In Progress: Logo Design
~ 29 March 2006 ~
With a bit of luck and good fortune, I’ve found myself working alongside rockstar Jason Santa Maria on the revival of a newspaper more than 200 years old, the National Gazette.
First, a bit of background on the National Gazette:
The original newspaper from the 1790s was sponsored by Thomas Jefferson and ran semiweekly to fight back against the Federalist Party. The paper inadvertently helped create the modern political party by forming an infrastructure based off the paper’s circulation.
The rebirth of the National Gazette this time will be in website form and will attempt to take a more non-partisan voice to politics.
First up? The logo. Here’s a scan of the original paper:
Jason and I decided we’d each do our own take on a refreshed identity to give the team a couple of options for comparison. Of course, one approach would be to recreate the original logo with exact detail. Digitizing the original logo wouldn’t be overly challenging. But that approach presents two problems: 1) It doesn’t provide a full character set for creating sister logos down the road (which is likely), and 2) it doesn’t address the fact that the paper will be revived in a political, economic, and social climate much different than that of 200 years ago.
The most obvious choice for the initial draft was blackletter type. Now, I’ll admit I’m not a big fan of using blackletter typefaces, given most of my work is web-based. But this project undoubtedly warranted its use. After a lengthy search, I settled on Wilhelm Klingspor Gotisch as a worthy candidate. It had a refined look that could appeal to a broad spectrum of political aficionados.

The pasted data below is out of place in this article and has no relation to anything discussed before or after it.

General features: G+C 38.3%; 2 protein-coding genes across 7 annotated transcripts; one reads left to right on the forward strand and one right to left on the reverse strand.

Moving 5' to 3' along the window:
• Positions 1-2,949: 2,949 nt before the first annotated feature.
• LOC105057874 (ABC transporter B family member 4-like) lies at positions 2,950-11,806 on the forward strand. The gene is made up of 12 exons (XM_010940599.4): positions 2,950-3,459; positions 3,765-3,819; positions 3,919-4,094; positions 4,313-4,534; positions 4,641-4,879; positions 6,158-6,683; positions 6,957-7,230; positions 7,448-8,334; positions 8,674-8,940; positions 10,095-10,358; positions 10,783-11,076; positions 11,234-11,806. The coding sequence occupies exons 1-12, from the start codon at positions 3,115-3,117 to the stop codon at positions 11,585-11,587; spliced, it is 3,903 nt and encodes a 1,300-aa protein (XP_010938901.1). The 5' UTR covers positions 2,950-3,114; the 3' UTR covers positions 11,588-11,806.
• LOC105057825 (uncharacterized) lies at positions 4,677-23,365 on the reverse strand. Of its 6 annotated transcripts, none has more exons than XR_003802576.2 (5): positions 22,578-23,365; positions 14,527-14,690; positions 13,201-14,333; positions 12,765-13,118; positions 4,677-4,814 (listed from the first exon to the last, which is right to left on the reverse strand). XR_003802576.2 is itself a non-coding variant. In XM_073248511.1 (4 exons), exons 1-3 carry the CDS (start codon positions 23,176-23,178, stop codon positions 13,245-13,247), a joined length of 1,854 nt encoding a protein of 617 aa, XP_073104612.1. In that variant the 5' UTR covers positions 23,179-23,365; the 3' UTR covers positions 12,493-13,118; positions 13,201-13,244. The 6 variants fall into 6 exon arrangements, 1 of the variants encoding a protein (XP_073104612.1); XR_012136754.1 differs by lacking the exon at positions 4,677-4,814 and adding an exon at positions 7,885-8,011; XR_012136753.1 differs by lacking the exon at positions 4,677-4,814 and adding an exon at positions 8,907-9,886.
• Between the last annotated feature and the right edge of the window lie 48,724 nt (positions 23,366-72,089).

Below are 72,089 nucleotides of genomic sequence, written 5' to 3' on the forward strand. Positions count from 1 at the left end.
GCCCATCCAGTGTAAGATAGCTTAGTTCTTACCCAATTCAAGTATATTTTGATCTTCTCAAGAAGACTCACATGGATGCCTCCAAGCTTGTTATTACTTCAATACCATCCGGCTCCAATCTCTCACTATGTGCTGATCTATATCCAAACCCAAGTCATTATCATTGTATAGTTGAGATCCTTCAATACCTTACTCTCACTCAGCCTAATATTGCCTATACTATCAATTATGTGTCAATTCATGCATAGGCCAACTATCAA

The logo set in Wilhelm:
I don’t know about you, but that ‘N’ bugged me from the start. Everything else was perfect. So off I went to rework the N. The patented formula used to redraw the N went something like this:
- Use the basic shape from the original Wilhelm ‘N’
- Combine with the lowercase ‘w’ character from Nat Vignette One to recreate some of the flowing lines in the original 18th century logo
- Toss in a bit of spit & polish
- Finesse until satisficed
Insert finished custom N, add a curl to the ‘l’ reminiscent of the original logo, drop in some shadowing, and thar she blows:
Almost done. I figured I go one step further and examine a few additional type options, given the target market of this rebirthed edition will be a younger demographic (college age or so). Worried a blackletter typeface might not appeal to all, I drafted a few versions using the custom N as a logo mark, with the text set in more contemporary typefaces: TV Nord Condensed, Kartago Regular, and Trajan Pro Bold:
Overall, I was pleased with both the blackletter and contemporary versions as being suitable updates for a logo of historical importance.
And that about sums things up. But enough about my logo. Head on over to Jason’s site to read about “Guzzy” and the exquisite work Jason did for his logo.
Stock photography, type, and killer tees. Genuinely recommended by Authentic Boredom.
Authentic Boredom is the platitudinous web home of Cameron Moll, freelance new media designer, author, and speaker. More…
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